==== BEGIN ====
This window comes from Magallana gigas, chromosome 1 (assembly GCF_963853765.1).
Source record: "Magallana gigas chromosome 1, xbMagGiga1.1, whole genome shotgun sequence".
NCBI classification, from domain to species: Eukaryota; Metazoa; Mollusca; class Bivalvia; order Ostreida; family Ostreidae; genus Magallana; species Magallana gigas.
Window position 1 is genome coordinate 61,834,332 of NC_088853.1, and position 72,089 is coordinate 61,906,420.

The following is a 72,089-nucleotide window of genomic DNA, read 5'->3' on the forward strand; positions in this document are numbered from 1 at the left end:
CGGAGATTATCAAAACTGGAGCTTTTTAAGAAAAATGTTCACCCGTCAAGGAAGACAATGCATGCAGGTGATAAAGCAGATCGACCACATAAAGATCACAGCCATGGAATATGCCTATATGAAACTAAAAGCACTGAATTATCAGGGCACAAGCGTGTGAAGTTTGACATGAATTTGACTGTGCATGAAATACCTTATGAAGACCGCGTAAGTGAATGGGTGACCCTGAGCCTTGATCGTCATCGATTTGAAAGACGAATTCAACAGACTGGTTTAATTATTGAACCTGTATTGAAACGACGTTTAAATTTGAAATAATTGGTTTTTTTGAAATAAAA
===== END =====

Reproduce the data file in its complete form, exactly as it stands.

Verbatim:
This window comes from Magallana gigas, chromosome 1 (assembly GCF_963853765.1).
Source record: "Magallana gigas chromosome 1, xbMagGiga1.1, whole genome shotgun sequence".
NCBI classification, from domain to species: Eukaryota; Metazoa; Mollusca; class Bivalvia; order Ostreida; family Ostreidae; genus Magallana; species Magallana gigas.
Window position 1 is genome coordinate 61,834,332 of NC_088853.1, and position 72,089 is coordinate 61,906,420.

The following is a 72,089-nucleotide window of genomic DNA, read 5'->3' on the forward strand; positions in this document are numbered from 1 at the left end:
CGGAGATTATCAAAACTGGAGCTTTTTAAGAAAAATGTTCACCCGTCAAGGAAGACAATGCATGCAGGTGATAAAGCAGATCGACCACATAAAGATCACAGCCATGGAATATGCCTATATGAAACTAAAAGCACTGAATTATCAGGGCACAAGCGTGTGAAGTTTGACATGAATTTGACTGTGCATGAAATACCTTATGAAGACCGCGTAAGTGAATGGGTGACCCTGAGCCTTGATCGTCATCGATTTGAAAGACGAATTCAACAGACTGGTTTAATTATTGAACCTGTATTGAAACGACGTTTAAATTTGAAATAATTGGTTTTTTTGAAATAAAA